Granulocytes are a particular sort of white blood cell. Read the original New Scientist article or a related article in Science Daily. See a video of granulocytes attacking cancer cells. The video above is a talk by the primary investigator, Zheng Cui. I learned about this in stumbling across the fact that Chris Heward is seeking granulocyte donors.
Zheng Cui at Wake Forest University of Medicine in Winston-Salem, North Carolina, took blood samples from more than 100 people and mixed their granulocytes with cervical cancer cells. While granulocytes from one individual killed around 97 per cent of cancer cells within 24 hours, those from another healthy individual only killed around 2 per cent of cancer cells. Average cancer-killing ability appeared to be lower in adults over the age of 50 and even lower in people with cancer. It also fell when people were stressed, and at certain times of the year. "Nobody seems to have any cancer-killing ability during the winter months from November to April," says Cui.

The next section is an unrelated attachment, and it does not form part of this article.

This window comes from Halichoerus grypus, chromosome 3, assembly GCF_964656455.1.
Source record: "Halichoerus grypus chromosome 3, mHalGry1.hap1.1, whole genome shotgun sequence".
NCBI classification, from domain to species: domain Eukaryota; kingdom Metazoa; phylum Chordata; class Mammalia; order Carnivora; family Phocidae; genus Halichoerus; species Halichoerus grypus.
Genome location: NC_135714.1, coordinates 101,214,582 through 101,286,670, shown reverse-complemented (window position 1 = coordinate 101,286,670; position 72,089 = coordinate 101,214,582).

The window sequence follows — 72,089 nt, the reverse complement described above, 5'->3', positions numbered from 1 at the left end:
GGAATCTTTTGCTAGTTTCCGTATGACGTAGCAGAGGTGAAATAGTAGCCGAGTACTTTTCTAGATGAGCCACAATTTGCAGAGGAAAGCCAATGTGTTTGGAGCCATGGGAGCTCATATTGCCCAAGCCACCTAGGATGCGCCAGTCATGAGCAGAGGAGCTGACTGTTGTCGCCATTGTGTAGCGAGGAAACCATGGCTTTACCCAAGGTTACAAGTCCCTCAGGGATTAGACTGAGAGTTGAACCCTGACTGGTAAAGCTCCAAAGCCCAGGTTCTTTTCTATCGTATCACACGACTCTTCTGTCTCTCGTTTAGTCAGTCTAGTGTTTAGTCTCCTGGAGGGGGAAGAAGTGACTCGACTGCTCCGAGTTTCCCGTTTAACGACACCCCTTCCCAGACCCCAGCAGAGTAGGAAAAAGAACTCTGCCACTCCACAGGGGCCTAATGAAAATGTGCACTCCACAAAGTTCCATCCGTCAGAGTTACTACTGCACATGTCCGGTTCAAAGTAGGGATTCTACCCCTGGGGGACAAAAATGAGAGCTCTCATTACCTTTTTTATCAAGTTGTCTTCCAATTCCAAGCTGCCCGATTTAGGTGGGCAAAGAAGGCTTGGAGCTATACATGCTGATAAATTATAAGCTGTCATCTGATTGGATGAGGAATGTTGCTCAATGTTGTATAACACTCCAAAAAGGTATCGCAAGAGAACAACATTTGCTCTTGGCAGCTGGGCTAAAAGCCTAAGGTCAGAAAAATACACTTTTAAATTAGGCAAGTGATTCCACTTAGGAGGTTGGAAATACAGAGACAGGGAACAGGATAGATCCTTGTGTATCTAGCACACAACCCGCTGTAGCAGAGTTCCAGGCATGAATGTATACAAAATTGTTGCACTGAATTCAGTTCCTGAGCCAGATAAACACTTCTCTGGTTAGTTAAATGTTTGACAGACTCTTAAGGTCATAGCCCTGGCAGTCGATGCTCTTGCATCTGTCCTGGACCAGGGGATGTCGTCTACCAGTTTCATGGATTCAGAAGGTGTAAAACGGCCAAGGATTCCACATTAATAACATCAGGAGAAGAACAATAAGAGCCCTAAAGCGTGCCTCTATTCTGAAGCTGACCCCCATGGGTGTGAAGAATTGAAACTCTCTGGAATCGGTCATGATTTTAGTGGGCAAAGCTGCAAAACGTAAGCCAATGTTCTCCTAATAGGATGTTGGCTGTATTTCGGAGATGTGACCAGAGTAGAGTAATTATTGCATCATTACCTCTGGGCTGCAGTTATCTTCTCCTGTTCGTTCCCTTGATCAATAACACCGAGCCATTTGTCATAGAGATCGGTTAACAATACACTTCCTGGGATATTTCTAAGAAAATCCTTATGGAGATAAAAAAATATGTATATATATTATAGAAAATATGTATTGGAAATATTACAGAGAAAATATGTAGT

Elsewhere, Cui wrote: "In 1999, we encountered a unique mouse that refused to succumb to repeated challenges with lethal cancer cells that uniformly killed all other laboratory mice, even at much lower doses. Further studies of this phenotype reveal that this unusual cancer resistance is inheritable and entirely mediated by the macrophages and neutrophils of the innate immunity. Transfer of leukocytes with this high level of cancer-killing activity (CKA) from these cancer-resistant mice cures the most aggressive advanced cancers in other mice without any side effect. Most surpisingly, a similar activity of killing cancer cells was discovered in the granulocytes and monocytes of some healthy people." When applied clinically, this is called LIFT, or "leukocyte infusion therapy".
Cui readily admits that he has not yet done much to explore the precise mechanisms involved. For the present, he is more interested in getting the treatment through clinical trials and into clinical practice. So he has gotten very little support from the medical community, and it's been difficult to secure funding for clinical trials.